One other problem concerns what I call the conditions of co-evolutionary assembly. Why should co-evolution work at all? Why doesn't it just wind up killing everything as everything juggles with everything and disrupts the ways of making a living that organisms have by the adaptiveness of other organisms? The same question applies to the economy. How can human beings assemble this increasing diversity and complexity of ways of making a living? Why does it work in the common law? Why does the common law stay a living body of law? There must be some very general conditions about co-evolutionary assembly. Notice that nobody is in charge of the evolution of the common law, the evolution of the biosphere, or the evolution of the econosphere. Somehow, systems get themselves to a position where they can carry out co-evolutionary assembly. That question isn't even on the books, but it's a profound question; it's not obvious that it should work at all. So I'm stuck.

Our world, and probably the universe, is a place of unending creativity, from the most basic chemistry in interstellar clouds to human culture. It cannot be understood reductionistically, but is a self-organizing creative force that does not violate the laws of physics, but is not controlled by them. Agency, value, and creativity are as fundamental to our world as the insights of physicists.

Put briefly ? and Schrodinger did not say so guessing his intuition is up to us ? I think his intuition was that an aperiodic crystal breaks a lot of symmetries, therefore contains a lot of (micro) constraints that can enable an enormous diversity of real and organized processes to happen physically. This idea of organized processes seems to be hinted at in his statement that the aperiodic crystal would contain a microcode for (generating) the organism. I have inserted ?generating?, and this is the set of specific processes aspect of information that I think we need to incorporate into our idea of what information IS. I think Schrodinger is telling us both a deeper meaning of what information ?is?, and part of how the universe got complex ? by repeatedly breaking symmetries that enabled organized processes to happen that both provided new sources of free energy and enabled the breaking of further symmetries.

Alone, each molecular species is dead. Jointly, once catalytic closure among them is achieved, the collective system of molecules is alive.

Stephen Jay Gould is extremely bright, inventive. He thoroughly understands paleontology; he thoroughly understands evolutionary biology. He has performed an enormous service in getting people to think about punctuated equilibrium, because you see the process of stasis/sudden change, which is a puzzle. It's the cessation of change for long periods of time. Since you always have mutations, why don't things continue changing? You either have to say that the particular form is highly adapted, optimal, and exists in a stable environment, or you have to be very puzzled. Steve has been enormously important in that sense. Talking with Steve, or listening to him give a talk, is a bit like playing tennis with someone who's better than you are. It makes you play a better game than you can play. For years, Steve has wanted to find, in effect, what accounts for the order in biology, without having to appeal to selection to explain everything?that is, to the evolutionary "just-so stories." You can come up with some cockamamie account about why anything you look at was formed in evolution because it was useful for something. There is no way of checking such things. We're natural allies, because I'm trying to find sources of that natural order without appealing to selection, and yet we all know that selection is important.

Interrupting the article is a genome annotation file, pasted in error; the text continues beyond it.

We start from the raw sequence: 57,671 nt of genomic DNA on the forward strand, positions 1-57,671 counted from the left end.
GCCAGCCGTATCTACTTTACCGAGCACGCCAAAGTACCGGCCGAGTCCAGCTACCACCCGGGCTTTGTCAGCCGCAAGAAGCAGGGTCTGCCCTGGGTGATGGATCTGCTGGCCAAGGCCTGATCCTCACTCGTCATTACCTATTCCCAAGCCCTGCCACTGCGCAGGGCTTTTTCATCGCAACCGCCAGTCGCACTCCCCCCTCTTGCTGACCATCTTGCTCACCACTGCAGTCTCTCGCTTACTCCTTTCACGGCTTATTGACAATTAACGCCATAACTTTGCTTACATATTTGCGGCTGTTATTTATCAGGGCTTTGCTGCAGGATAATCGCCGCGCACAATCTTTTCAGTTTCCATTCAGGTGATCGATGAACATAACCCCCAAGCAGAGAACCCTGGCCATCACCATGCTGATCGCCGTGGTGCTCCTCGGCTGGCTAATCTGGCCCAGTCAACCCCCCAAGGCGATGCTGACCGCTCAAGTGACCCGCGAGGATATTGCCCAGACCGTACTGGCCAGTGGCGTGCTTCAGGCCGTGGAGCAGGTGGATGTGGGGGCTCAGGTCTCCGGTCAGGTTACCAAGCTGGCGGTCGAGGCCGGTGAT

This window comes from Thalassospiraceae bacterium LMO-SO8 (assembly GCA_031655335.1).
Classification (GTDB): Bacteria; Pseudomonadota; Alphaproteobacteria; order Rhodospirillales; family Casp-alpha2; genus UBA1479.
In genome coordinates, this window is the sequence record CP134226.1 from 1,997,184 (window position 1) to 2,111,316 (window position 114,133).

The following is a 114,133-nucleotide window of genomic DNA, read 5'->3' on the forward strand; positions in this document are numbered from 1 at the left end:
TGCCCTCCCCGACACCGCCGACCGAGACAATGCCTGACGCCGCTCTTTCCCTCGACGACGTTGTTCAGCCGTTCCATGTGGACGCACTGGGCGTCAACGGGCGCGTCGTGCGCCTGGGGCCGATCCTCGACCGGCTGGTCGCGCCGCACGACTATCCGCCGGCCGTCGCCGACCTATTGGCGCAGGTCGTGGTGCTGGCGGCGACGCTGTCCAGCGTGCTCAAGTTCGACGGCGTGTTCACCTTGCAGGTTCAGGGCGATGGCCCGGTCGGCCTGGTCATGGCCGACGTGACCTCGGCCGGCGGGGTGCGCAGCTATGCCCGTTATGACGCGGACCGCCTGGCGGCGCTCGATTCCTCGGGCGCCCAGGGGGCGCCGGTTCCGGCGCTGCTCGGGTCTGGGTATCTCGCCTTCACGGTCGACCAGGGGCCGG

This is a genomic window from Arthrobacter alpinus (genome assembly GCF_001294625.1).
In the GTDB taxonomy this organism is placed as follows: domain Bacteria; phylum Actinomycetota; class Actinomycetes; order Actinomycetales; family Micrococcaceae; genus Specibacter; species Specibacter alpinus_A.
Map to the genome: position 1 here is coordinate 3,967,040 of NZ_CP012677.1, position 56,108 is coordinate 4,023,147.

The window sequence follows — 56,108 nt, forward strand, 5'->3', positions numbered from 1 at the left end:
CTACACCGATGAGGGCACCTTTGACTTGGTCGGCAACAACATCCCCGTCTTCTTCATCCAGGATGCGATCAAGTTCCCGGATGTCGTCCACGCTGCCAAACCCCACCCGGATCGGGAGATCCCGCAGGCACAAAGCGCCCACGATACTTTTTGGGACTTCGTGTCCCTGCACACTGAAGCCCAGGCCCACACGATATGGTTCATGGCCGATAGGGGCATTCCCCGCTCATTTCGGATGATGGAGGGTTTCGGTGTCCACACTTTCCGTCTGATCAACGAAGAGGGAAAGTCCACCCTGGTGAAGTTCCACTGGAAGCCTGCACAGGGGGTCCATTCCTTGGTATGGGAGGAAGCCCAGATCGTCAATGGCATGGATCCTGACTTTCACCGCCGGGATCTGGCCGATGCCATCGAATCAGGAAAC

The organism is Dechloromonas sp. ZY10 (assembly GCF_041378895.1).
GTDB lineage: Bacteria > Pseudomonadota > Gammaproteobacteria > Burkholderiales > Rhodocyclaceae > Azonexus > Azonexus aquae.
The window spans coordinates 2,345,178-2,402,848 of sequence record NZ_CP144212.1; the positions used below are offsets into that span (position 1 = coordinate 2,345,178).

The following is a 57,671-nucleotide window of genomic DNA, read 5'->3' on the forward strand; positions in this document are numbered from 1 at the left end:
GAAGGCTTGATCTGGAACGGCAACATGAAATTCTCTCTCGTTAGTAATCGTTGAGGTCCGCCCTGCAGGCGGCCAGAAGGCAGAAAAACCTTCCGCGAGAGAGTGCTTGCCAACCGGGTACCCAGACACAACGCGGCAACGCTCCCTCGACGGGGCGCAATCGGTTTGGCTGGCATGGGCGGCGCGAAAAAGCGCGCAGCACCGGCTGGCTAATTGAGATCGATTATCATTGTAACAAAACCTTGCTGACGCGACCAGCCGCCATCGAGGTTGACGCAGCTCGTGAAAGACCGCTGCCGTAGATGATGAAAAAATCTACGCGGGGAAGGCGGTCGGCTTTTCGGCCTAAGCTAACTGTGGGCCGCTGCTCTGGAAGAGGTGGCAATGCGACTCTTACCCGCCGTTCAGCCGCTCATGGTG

An autonomous agent is something that can both reproduce itself and do at least one thermodynamic work cycle. It turns out that this is true of all free-living cells, excepting weird special cases. They all do work cycles, just like the bacterium spinning its flagellum as it swims up the glucose gradient. The cells in your body are busy doing work cycles all the time.

The famous physicist Wolfgang Pauli is said to have remarked that the deepest pleasure in science comes from finding an instantiation, a home, for some deeply felt, deeply held image.

Anyone who tells you that he or she know the how life started is a fool or a knave.

The life cycle of a cell is simply amazing. It does work to construct constraints on the release of energy, which does work to construct more constraints on the release of energy, which does work to construct even more constraints on the release of energy, and other kinds of work as well. It builds structure. Cells don't just carry information. They actually build things until something astonishing happens: a cell completes a closed nexus of work tasks, and builds a copy of itself. Although he didn't know about cells, Kant spoke about this 230 years ago when he said that an organized being possesses a self-organizing propagating whole that is able to make more of itself. But although cells can do this, that fact is nowhere in our physics. It's not in our notion of matter, it's not in our notion of energy, it's not in our notion of information, and it's not in our notion of entropy. It's something else. It has to do with organization, propagation of organization, work, and constraint construction. All of this has to be incorporated into some new theory of organization.

As a threshold of diversity is crossed, a giant web of catalyzed reactions crystallizes in a phase transition. A critical diversity of molecules must be reached for the system to catch fire, for catalytic closure to be attained.

The onset of evolutionism brought with it the concept of branching phylogenies. The branching image, so clear and succinct, has come to underlie all our thinking about organisms and evolution.

As I thought about this, I noted that the bacterium is just a physical system; it's just a bunch of molecules that hang together and do things to one another. So, I wondered, what characteristics are necessary for a physical system to be an autonomous agent? After thinking about this for a number of months I came up with a tentative definition. My definition is that an autonomous agent is something that can both reproduce itself and do at least one thermodynamic work cycle. It turns out that this is true of all free-living cells, excepting weird special cases. They all do work cycles, just like the bacterium spinning its flagellum as it swims up the glucose gradient. The cells in your body are busy doing work cycles all the time.

The strange thing about the theory of evolution is that everyone thinks he understands it. But we do not. A biosphere, or an econosphere, self-consistently co-constructs itself according to principles we do not yet fathom.

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American Theoretical Biologist and Complex Systems Researcher who studies the origin of the Earth